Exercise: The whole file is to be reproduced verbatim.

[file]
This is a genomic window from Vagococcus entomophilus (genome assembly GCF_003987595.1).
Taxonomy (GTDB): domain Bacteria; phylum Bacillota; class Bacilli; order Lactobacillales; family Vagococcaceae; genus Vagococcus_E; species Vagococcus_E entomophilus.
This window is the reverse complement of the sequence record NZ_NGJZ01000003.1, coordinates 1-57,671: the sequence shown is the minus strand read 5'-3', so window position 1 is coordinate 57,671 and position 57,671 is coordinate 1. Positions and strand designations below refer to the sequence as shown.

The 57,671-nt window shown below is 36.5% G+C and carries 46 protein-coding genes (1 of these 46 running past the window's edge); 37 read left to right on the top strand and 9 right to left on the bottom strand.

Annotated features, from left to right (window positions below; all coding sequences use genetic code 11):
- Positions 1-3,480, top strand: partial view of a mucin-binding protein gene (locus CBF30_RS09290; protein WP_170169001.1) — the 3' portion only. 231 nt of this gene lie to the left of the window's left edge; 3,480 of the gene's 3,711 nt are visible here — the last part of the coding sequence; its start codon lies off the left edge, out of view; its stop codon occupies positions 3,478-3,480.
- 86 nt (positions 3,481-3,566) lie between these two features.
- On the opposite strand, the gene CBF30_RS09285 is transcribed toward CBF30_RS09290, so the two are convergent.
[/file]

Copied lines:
This is a genomic window from Vagococcus entomophilus (genome assembly GCF_003987595.1).
Taxonomy (GTDB): domain Bacteria; phylum Bacillota; class Bacilli; order Lactobacillales; family Vagococcaceae; genus Vagococcus_E; species Vagococcus_E entomophilus.
This window is the reverse complement of the sequence record NZ_NGJZ01000003.1, coordinates 1-57,671: the sequence shown is the minus strand read 5'-3', so window position 1 is coordinate 57,671 and position 57,671 is coordinate 1. Positions and strand designations below refer to the sequence as shown.

The 57,671-nt window shown below is 36.5% G+C and carries 46 protein-coding genes (1 of these 46 running past the window's edge); 37 read left to right on the top strand and 9 right to left on the bottom strand.

Annotated features, from left to right (window positions below; all coding sequences use genetic code 11):
- Positions 1-3,480, top strand: partial view of a mucin-binding protein gene (locus CBF30_RS09290; protein WP_170169001.1) — the 3' portion only. 231 nt of this gene lie to the left of the window's left edge; 3,480 of the gene's 3,711 nt are visible here — the last part of the coding sequence; its start codon lies off the left edge, out of view; its stop codon occupies positions 3,478-3,480.
- 86 nt (positions 3,481-3,566) lie between these two features.
- On the opposite strand, the gene CBF30_RS09285 is transcribed toward CBF30_RS09290, so the two are convergent.